October 8th, 2012
Today, we are taking another step forward in helping developers achieve the goal of interoperability through same markup. We’re happy to be part of creating Web Platform Docs (WPD), a new W3C hosted community resource for developers and designers who use open Web standards. For developers the Web is about building great experiences with the potential to reach millions of people around the world by writing interoperable sites and applications. We’ve talked many times about the promise of interoperability through the same standards-based markup yielding the same results.
The W3C, Adobe, Apple, Facebook, Google, HP, Microsoft, Mozilla, Nokia and Opera have teamed up to create and seed this new community-driven site whose aim is to become a central repository for Web developer documentation.
- Clear reference docs that are accurate, complete, and indicate adoption rate.
- Thoughtful tutorials for existing and new technologies.
- A sample library that takes into account real-world scenarios.
- The ability to see—at a glance—which technologies are on a standard track and the stability and implementation status of features.
WPD uses MediaWiki as its platform, and in the model of Wikipedia, WPD’s strength comes from a global assembly of volunteer developer contributors. Anyone can become a member, anyone can contribute, and the resulting community creates and manages the content through collaboration and mitigation. The W3C is the site’s convener and administrator. The founding organizations (and others who wish to join with financial support for the project) are known as stewards. The stewards help in infrastructure decisions and will have members act as contributors with the same rights as every other member who joins on their own. The stewards seeded WPD with topics donated from already-published content (over 3,200 topics from MSDN) and will continue to add content moving forward.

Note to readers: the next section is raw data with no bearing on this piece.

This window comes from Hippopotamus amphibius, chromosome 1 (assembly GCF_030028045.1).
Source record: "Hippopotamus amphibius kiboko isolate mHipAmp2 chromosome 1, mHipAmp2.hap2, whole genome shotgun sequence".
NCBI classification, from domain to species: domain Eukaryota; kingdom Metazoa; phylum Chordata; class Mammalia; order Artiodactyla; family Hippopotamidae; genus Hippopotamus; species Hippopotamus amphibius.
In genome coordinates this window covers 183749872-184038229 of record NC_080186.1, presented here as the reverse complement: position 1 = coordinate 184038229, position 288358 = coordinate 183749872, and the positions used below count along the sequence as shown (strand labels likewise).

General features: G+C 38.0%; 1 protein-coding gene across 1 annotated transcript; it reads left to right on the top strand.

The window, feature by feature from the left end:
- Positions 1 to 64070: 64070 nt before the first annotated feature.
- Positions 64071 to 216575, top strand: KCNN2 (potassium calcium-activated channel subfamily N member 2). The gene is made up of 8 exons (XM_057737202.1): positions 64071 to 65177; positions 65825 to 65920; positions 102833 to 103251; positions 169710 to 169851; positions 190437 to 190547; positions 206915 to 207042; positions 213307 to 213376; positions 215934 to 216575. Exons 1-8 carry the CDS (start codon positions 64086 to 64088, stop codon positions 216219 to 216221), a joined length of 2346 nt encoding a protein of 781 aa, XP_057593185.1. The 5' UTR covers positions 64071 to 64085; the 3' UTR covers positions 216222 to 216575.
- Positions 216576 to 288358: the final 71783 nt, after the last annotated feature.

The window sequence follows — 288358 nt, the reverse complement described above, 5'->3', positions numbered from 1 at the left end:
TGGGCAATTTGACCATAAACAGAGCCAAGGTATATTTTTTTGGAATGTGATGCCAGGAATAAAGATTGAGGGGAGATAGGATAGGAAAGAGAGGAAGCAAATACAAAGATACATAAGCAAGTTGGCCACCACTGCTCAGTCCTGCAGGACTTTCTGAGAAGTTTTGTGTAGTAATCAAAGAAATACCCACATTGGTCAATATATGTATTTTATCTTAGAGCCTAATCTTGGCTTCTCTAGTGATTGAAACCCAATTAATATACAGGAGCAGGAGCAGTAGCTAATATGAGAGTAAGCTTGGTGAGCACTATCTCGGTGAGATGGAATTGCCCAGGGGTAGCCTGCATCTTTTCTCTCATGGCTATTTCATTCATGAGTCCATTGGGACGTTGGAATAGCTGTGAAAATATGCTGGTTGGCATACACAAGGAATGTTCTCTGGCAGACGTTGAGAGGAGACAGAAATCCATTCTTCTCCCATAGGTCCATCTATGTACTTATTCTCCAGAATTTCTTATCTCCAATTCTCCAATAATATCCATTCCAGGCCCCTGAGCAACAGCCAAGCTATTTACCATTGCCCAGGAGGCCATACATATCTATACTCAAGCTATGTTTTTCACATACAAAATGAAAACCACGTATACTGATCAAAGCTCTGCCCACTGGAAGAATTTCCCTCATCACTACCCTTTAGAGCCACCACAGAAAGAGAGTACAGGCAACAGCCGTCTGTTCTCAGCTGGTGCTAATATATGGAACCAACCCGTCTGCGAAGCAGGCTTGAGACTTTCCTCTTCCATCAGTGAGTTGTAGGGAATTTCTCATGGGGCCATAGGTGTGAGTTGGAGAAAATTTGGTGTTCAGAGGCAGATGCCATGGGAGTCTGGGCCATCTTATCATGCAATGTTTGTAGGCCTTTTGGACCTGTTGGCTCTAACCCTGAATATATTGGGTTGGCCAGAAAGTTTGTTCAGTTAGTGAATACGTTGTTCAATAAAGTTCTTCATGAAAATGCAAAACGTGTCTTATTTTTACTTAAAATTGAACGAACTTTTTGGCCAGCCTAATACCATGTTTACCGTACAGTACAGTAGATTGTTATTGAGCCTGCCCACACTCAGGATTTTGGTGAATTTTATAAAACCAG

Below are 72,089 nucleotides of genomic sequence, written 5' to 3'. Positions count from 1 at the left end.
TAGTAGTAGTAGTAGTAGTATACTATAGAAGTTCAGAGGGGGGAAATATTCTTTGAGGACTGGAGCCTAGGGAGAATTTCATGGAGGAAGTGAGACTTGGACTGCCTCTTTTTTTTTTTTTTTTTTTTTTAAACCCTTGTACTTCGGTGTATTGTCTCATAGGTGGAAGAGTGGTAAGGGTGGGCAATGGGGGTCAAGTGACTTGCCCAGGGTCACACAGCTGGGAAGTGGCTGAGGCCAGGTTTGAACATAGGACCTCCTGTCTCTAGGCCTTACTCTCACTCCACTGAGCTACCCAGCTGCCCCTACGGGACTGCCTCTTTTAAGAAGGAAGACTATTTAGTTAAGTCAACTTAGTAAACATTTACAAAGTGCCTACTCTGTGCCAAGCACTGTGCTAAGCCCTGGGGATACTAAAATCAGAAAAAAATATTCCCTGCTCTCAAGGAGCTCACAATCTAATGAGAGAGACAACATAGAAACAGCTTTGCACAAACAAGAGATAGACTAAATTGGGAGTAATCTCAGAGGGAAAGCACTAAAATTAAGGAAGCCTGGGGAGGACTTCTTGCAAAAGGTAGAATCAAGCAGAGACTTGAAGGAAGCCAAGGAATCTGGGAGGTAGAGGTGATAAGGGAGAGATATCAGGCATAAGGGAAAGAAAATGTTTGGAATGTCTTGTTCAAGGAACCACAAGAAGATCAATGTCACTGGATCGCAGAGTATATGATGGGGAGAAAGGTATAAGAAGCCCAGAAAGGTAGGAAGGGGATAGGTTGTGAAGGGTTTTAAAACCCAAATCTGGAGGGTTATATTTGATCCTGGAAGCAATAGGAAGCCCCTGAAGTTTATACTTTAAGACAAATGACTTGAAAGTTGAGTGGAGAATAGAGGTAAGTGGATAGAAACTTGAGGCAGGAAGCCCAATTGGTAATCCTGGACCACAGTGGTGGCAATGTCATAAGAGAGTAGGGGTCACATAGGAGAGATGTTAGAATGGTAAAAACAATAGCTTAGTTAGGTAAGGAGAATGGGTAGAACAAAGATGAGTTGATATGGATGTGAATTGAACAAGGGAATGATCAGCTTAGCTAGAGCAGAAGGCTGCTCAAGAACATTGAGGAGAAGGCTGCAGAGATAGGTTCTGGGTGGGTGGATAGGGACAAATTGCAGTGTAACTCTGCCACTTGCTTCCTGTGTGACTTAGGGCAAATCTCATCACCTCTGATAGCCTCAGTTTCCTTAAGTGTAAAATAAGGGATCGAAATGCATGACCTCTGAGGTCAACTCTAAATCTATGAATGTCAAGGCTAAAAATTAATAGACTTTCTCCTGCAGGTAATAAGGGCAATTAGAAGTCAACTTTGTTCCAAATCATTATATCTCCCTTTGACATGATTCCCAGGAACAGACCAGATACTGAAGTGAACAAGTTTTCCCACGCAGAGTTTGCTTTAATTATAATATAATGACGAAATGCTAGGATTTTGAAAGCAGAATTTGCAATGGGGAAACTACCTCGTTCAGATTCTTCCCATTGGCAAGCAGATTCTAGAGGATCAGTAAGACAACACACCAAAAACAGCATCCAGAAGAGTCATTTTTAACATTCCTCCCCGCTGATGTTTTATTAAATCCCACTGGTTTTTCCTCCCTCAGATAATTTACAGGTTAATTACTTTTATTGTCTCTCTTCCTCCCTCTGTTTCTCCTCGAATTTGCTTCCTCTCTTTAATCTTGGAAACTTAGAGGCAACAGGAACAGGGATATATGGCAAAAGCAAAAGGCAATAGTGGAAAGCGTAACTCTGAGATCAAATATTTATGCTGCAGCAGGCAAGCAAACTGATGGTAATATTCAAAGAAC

We view this as an opportunity to combine our information with that of other creators of developer content in a way in which the whole will become greater than the sum of its parts. Having developer content assembled in WPD means the data that’s important to your planning is centrally located and accurate. You won’t have to look at competing sites and wrestle with conflicting information. At the same time, evolving or proprietary APIs will be included, and they will be clearly marked as such. And when a topic is missing information or contains an error, you can flag it for a community member to update—or do it yourself.
It has been a pleasure and an honor working with our global and diverse partners in making this site a reality, and this is just the beginning for WPD. Creating a comprehensive standard reference library that drives standard adoption will take an ongoing concerted effort. We believe that part of building a highly interoperable Web browser means providing developers with the resources to achieve an environment where the same code and markup delivers the same results. And that makes the Web better for everyone.
— Eliot Graff, Content Publishing, Internet Explorer